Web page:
Alberta courts continue to experience changes and disruptions.
Carla Jones, Communications Advisor for the Justice and Solicitor General, said Alberta’s government undertook many changes to ensure Albertans have access to justice during the pandemic.
“To address the backlogs and shorten wait times, several vacant court positions have been filled in the Calgary and Edmonton offices and staff are also working overtime. Matters are proceeding, and Alberta’s government and the courts are also working on long-term solutions by refining the administrative processes and by introducing new digital solutions,” said Jones.
To give an idea of how many times things have been pushed back, on November 27, an announcement was given for continued restricted access to court. As of December 17, they said they would begin filing all Civil and Family items via email.
In late December, the Court of Queen’s Bench also announced schedule changes for the weeks of January 4 and January 11. Most criminal matters were to go ahead in Calgary and Edmonton as well as some Family and Civil trials, but other non-urgent matters were either adjourned or rescheduled.
On January 5, an update was given including certain matters being heard remotely in addition to low-complexity out-of-custody trials (other than domestic violence) in Calgary and Edmonton that were scheduled between December 14, 2020 – January 29, 2021 to be adjourned and given new dates.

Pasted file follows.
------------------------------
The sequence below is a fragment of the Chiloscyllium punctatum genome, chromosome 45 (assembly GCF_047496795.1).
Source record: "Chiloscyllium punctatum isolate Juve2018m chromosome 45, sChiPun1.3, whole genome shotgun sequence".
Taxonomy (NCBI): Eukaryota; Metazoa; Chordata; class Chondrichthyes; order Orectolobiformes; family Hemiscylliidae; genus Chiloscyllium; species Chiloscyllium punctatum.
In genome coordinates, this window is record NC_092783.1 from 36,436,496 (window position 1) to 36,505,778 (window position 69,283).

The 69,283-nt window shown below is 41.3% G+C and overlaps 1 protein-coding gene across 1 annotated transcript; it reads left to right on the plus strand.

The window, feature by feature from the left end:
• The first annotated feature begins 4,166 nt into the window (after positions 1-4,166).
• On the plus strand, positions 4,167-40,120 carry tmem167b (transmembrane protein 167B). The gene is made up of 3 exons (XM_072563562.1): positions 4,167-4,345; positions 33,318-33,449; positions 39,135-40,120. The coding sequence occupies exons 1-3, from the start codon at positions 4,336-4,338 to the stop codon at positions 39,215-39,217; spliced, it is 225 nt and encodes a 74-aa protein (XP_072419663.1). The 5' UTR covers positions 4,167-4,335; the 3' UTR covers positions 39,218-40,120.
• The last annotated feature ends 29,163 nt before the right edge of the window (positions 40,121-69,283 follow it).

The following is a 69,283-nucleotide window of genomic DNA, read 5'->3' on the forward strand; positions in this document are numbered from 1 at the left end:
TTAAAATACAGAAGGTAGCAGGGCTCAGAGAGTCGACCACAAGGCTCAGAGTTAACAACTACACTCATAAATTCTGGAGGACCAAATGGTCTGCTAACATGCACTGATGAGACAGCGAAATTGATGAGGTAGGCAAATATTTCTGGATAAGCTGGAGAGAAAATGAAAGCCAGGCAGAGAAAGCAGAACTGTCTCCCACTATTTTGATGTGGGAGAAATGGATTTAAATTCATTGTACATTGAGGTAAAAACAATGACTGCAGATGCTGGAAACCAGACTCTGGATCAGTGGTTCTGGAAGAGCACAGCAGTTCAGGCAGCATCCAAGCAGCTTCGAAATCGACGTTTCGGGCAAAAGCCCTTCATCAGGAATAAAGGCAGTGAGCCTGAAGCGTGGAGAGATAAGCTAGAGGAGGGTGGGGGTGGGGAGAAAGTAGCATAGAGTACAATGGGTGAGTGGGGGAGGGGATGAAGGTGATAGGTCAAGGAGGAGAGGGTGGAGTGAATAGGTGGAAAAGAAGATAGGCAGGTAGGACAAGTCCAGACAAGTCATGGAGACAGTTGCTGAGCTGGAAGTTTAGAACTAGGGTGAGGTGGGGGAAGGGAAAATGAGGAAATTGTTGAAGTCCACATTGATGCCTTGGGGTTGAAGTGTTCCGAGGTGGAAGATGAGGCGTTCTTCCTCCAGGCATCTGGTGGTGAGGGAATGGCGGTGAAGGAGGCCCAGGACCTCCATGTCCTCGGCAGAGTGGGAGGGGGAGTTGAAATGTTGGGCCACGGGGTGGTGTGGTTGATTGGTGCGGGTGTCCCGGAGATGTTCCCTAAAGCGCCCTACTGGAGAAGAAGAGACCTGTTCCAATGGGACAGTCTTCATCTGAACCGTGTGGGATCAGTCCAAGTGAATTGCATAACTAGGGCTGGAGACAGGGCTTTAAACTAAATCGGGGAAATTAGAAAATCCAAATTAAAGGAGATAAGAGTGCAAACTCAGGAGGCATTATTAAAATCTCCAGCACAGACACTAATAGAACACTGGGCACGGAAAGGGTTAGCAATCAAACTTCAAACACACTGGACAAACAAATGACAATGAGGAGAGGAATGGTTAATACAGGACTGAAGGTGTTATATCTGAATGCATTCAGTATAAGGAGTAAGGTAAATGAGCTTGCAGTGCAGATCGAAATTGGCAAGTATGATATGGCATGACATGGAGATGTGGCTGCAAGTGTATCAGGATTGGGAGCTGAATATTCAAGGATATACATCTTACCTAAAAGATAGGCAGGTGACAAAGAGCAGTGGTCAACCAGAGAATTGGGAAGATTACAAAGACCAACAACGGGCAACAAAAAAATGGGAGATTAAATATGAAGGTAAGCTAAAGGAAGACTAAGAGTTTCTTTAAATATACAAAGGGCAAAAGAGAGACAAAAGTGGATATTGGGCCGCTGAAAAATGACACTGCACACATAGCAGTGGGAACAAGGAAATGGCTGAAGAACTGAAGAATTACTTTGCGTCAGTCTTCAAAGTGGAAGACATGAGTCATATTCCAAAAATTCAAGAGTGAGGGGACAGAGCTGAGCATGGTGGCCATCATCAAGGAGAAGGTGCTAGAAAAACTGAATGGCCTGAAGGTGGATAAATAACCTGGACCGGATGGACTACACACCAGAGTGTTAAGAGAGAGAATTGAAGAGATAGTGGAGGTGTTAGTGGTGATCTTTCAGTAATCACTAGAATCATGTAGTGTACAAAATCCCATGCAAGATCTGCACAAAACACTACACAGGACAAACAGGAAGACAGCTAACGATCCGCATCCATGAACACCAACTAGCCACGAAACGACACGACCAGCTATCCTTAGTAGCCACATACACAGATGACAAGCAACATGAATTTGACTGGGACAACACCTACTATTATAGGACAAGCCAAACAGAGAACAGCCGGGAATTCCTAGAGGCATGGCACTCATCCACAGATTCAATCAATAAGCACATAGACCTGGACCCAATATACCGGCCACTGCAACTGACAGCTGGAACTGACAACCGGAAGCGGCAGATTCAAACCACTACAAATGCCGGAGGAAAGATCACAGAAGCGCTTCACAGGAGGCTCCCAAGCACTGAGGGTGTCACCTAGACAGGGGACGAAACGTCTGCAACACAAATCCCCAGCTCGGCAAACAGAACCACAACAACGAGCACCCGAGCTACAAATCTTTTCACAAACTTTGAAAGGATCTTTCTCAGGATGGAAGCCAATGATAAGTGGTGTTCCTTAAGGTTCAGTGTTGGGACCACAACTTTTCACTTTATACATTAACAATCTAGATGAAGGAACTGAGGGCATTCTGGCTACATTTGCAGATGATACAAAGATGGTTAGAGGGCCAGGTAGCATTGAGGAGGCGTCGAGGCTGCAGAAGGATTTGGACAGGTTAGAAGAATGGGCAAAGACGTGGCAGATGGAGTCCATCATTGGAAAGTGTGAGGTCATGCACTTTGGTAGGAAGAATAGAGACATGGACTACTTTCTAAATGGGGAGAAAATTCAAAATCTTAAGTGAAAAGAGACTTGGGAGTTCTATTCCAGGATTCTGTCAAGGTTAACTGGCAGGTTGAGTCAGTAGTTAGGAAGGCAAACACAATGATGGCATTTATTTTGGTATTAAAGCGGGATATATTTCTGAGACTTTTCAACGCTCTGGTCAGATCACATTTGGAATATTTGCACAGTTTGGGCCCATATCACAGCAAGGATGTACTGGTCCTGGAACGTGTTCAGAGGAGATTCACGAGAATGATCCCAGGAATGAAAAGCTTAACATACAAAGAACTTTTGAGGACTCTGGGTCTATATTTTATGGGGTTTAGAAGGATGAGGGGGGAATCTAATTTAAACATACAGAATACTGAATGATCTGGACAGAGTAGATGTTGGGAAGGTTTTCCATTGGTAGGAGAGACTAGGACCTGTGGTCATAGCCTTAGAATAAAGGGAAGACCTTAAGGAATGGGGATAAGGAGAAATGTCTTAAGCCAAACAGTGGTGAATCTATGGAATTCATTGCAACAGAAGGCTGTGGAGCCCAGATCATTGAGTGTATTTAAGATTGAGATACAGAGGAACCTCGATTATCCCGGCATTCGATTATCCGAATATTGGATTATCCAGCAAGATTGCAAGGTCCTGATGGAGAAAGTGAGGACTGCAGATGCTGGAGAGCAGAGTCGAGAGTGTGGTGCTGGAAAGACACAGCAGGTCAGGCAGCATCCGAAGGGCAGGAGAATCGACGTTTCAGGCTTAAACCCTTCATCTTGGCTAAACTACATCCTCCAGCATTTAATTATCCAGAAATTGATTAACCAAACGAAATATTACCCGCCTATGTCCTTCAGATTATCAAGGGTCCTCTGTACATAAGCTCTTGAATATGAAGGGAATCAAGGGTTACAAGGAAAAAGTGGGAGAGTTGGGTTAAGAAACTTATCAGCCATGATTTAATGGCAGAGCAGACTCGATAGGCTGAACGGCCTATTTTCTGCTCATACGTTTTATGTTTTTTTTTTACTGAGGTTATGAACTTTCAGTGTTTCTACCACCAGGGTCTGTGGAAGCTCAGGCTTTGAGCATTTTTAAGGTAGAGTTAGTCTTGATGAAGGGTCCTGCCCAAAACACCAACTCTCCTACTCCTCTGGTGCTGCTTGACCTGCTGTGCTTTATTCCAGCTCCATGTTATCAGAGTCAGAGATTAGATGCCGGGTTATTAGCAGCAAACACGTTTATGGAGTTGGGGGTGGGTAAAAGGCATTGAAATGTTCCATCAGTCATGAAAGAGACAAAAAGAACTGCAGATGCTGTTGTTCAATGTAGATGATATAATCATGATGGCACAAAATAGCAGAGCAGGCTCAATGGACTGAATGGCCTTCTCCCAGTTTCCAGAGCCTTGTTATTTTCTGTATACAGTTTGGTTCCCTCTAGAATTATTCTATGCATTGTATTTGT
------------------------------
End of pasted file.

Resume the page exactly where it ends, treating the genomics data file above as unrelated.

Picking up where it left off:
“Alberta’s government continues to work closely with the courts to ensure the direction of public health officials is being followed. The health and safety of all individuals working in and using Alberta’s courts is our top priority,” said Jones.
She said when it comes to remand centres in the province, enhanced measures are in place for prisoner transport.
For example, all transport sheriffs use PPE when inmates are on board, they have reduced the number of inmates being transported and use larger transport vehicles to ensure six foot distances. In addition, if an inmate is suspected of or confirmed of having Covid, the vehicle is not used for 48 hours and is fully sanitized before going back into operation.
With reports of between 40 – 60 inmates at Edmonton Remand Centre contracting COVID in November and December, conditions were said to have much harder for those inmates with the extra measures put in place. The most extreme reports show additional isolation as the cause of suicide attempts, but Jones ensures that mental health supports are available for inmates and staff.
She said the current process at correctional facilities involves adult inmates and young persons being quarantined for 14 days upon arrival. Any showing symptoms of the virus or testing positive then get placed in medical isolation to reduce the risk of transmission.
“This aids physical distancing and restricts transmission between groups, as per AHS guidelines. Provincial correctional and Alberta Health Services staff continue working hard to maintain safe and secure centres while taking many precautions to protect everyone’s health,” said Jones.
If a correctional facility experiences an outbreak, AHS institutes additional infection prevention and control measures at that facility.
Extra measures include isolating and separating inmates into different spaces than normal, temporary suspension of all non-urgent inmate movement within the entire centre, and in or out of the affected units, and possible adjustment of routines such as the timing of meals and when an inmate is out of their space for phone and laundry access.